I had been planning to write a piece on how folks are getting off of social media particularly Facebook—from the famous such as Om Malik to a lot of 18 to 29-year olds. Even when people choose to stay on networks (social or professional) it’s hard to maintain the degree of privacy or control they seek. It’s hard for at least two reasons
there’s just a LOT of options, kinds of data, kinds of audiences an and
companies just don’t make it easy for users to turn on or off something.
This became really evident when I tried to help a LinkedIn user yesterday to maintain some contact info private. You’ve have thought that you would go to Settings & Privacy, as I did, and fix it. Well, you’d be wrong, just as I was.
While I consider myself a technophile and an experienced user of LinkedIn – neither a dekko through their settings nor a Google search produced a reliable answer on, “How do I not reveal by birthdate on LinkedIn?” The nearest I got to was this Quora post, and of course, LinkedIn had changed things around again!
The changes range from explicitly leaving out the word Birthday from the options listing, which was tucked away under Contact Info, which was hidden (and not evident at all) under the Intro section of your profile.
and how to get to even this stage. It involved
Selecting View Profile from the Me menu on the top right
Then choosing the Edit (pencil icon) in the Intro section
Scrolling down to the contact info section (above) and choosing the Edit (pencil icon) again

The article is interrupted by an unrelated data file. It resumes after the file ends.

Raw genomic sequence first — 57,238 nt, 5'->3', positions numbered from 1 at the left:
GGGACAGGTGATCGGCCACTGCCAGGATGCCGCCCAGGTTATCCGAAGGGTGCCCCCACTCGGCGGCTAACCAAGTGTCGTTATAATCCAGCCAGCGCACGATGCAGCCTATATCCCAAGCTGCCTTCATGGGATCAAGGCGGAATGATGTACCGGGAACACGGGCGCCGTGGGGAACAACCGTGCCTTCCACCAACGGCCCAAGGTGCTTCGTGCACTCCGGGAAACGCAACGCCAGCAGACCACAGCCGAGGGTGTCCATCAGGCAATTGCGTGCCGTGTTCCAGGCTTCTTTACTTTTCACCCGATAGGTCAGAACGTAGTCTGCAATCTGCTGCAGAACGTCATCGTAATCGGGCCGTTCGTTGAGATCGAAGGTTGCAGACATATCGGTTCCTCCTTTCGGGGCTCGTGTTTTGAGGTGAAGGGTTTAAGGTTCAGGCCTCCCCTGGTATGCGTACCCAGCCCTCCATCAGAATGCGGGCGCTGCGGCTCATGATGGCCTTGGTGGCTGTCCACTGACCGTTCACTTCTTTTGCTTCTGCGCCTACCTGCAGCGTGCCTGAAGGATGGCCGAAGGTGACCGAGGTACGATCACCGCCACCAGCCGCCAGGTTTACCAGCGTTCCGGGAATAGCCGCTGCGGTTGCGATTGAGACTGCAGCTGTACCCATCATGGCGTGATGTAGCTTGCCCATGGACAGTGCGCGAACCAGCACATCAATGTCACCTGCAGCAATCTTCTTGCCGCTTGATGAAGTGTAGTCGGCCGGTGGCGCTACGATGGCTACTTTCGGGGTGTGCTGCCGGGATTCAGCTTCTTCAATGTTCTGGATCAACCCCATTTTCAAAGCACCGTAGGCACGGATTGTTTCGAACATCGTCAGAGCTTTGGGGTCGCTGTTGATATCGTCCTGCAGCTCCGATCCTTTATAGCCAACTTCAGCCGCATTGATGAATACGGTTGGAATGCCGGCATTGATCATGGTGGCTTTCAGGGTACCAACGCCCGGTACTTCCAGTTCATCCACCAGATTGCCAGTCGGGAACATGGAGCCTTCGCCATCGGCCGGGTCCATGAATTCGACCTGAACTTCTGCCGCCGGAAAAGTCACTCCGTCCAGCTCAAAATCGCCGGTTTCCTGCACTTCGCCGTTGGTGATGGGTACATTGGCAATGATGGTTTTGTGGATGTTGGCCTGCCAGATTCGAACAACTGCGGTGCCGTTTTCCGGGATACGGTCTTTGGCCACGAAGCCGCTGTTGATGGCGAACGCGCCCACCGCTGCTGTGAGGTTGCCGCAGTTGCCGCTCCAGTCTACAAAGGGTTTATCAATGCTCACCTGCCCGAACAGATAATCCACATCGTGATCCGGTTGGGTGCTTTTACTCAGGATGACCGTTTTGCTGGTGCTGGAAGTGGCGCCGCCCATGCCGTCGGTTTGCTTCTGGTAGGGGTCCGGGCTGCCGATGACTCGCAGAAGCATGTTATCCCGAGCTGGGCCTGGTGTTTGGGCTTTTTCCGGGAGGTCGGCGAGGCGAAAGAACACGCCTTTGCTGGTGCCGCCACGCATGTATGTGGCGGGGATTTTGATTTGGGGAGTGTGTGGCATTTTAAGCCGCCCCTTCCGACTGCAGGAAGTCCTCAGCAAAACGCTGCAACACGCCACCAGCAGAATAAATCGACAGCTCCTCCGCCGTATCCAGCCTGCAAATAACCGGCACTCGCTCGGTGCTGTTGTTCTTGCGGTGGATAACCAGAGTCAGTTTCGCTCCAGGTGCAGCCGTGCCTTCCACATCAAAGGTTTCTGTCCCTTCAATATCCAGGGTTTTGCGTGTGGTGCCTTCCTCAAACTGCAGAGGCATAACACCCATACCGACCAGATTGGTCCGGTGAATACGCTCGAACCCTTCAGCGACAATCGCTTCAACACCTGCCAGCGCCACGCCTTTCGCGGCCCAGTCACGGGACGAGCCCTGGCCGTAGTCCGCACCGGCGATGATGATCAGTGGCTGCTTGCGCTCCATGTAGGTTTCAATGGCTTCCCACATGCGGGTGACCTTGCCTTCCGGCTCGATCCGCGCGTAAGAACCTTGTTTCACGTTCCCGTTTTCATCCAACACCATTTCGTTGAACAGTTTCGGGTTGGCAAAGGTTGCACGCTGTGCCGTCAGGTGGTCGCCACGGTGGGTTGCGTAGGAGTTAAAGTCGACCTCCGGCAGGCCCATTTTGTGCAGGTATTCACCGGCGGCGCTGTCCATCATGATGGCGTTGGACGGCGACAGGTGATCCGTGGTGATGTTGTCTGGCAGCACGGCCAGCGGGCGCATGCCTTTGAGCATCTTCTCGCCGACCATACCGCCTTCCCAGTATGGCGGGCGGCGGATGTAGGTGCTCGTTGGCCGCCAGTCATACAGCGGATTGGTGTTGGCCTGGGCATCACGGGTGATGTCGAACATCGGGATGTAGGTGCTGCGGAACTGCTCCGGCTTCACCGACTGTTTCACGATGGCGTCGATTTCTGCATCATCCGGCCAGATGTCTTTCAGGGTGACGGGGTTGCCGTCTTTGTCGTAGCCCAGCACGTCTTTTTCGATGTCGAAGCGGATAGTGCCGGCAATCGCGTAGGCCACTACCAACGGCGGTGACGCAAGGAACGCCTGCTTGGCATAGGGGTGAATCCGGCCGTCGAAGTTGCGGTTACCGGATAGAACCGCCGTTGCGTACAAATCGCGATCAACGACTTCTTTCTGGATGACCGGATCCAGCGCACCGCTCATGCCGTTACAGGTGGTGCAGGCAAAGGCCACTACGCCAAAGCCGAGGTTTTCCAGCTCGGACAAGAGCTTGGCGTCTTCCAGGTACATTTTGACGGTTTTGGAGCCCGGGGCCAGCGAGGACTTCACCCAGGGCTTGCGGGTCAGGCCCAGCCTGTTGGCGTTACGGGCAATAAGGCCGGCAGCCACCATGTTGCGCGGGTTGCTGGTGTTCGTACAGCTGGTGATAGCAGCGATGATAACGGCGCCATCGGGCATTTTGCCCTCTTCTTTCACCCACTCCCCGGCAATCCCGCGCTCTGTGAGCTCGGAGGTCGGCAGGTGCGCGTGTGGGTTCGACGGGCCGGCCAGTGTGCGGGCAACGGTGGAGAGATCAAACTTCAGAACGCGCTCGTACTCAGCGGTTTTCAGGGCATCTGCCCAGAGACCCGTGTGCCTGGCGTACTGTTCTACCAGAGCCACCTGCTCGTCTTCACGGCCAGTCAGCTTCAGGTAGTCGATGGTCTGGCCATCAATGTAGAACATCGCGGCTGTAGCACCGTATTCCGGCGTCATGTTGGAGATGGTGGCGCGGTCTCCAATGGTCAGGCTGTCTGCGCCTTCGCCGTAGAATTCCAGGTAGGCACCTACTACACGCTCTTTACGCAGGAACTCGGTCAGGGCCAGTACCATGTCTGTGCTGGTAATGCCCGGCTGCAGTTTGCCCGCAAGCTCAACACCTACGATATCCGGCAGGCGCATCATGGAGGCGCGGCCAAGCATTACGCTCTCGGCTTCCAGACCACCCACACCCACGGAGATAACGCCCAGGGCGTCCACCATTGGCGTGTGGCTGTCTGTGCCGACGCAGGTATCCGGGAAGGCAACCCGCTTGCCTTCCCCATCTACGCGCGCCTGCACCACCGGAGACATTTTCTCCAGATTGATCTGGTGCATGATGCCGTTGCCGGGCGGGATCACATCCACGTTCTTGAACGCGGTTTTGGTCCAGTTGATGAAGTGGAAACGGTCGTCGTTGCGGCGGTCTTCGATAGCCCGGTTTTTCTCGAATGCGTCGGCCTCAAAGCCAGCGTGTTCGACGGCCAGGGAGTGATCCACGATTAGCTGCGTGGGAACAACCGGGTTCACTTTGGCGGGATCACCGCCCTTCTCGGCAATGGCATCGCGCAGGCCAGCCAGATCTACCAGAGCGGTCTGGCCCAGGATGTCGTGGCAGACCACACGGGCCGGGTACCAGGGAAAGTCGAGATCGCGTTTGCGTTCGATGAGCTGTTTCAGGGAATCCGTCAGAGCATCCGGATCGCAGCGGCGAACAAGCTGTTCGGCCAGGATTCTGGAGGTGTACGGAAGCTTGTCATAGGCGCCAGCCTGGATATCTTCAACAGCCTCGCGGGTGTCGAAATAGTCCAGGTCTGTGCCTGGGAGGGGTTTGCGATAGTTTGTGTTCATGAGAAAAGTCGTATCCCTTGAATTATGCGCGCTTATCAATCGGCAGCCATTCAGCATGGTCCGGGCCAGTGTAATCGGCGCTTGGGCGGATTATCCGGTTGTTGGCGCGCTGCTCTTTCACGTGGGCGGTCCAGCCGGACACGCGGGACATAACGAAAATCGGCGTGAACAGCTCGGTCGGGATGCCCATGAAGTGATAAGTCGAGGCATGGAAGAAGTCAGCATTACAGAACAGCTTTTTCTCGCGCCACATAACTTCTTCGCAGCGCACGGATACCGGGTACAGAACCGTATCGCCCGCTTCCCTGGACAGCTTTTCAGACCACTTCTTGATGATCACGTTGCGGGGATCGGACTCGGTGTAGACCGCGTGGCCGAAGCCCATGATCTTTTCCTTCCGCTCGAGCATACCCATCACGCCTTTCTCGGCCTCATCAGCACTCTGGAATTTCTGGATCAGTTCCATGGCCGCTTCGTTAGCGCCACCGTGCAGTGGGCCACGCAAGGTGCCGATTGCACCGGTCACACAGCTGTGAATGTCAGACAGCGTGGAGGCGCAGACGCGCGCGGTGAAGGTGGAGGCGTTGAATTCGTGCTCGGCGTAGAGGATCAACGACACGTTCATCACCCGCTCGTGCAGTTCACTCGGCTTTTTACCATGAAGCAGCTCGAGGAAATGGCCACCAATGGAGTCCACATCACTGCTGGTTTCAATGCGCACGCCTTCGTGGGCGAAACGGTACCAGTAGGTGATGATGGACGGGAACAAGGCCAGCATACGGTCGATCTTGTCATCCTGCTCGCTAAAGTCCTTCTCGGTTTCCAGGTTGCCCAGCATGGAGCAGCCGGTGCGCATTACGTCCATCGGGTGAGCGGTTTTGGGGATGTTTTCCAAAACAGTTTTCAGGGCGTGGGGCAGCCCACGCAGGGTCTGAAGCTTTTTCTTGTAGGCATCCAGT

Clicking on the eye icon to now actually select the desired settings for your birthday
It took me nearly 20 minutes to research, test and ensure this works before I could help the original LinkedIn user who’d sought my help. Not cool! LinkedIn you can do better than this!
Often Om Malik shares interesting reads – this was one he shared y’day. I found it interesting for two reasons – good stories can be about things (in this instance containers) and not just people and many more engineering stories, like this, that impact nearly everyone of us needs to told more often. I’d love it if you share other stories you’ve read.
It took a pugnacious North Carolinian named Malcom McLean to launch the container revolution. An ambitious truck-company owner with little experience when it came to shipping, McLean—who had made a fortune in trucking in the boom years after WWII—was looking for a way to move goods up and down the East Coast’s traffic-choked highways faster and more cheaply.
Over the last several years, I have written about startups, entrepreneurship and business in general in the Hindu BizLine and Wall St. Journal. I have compiled these for easy access in the column below.